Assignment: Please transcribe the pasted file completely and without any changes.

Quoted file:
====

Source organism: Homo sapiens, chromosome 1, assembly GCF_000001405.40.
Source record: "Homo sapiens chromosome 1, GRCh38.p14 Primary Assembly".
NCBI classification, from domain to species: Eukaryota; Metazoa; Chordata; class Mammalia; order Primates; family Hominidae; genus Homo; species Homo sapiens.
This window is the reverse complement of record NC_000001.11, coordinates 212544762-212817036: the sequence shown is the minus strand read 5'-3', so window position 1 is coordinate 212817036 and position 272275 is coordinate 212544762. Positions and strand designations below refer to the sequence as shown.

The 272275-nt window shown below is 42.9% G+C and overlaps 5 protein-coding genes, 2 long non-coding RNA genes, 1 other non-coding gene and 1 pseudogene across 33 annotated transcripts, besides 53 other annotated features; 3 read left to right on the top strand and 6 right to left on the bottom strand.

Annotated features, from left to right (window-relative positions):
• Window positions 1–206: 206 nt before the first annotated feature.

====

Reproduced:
Source organism: Homo sapiens, chromosome 1, assembly GCF_000001405.40.
Source record: "Homo sapiens chromosome 1, GRCh38.p14 Primary Assembly".
NCBI classification, from domain to species: Eukaryota; Metazoa; Chordata; class Mammalia; order Primates; family Hominidae; genus Homo; species Homo sapiens.
This window is the reverse complement of record NC_000001.11, coordinates 212544762-212817036: the sequence shown is the minus strand read 5'-3', so window position 1 is coordinate 212817036 and position 272275 is coordinate 212544762. Positions and strand designations below refer to the sequence as shown.

The 272275-nt window shown below is 42.9% G+C and overlaps 5 protein-coding genes, 2 long non-coding RNA genes, 1 other non-coding gene and 1 pseudogene across 33 annotated transcripts, besides 53 other annotated features; 3 read left to right on the top strand and 6 right to left on the bottom strand.

Annotated features, from left to right (window-relative positions):
• Window positions 1–206: 206 nt before the first annotated feature.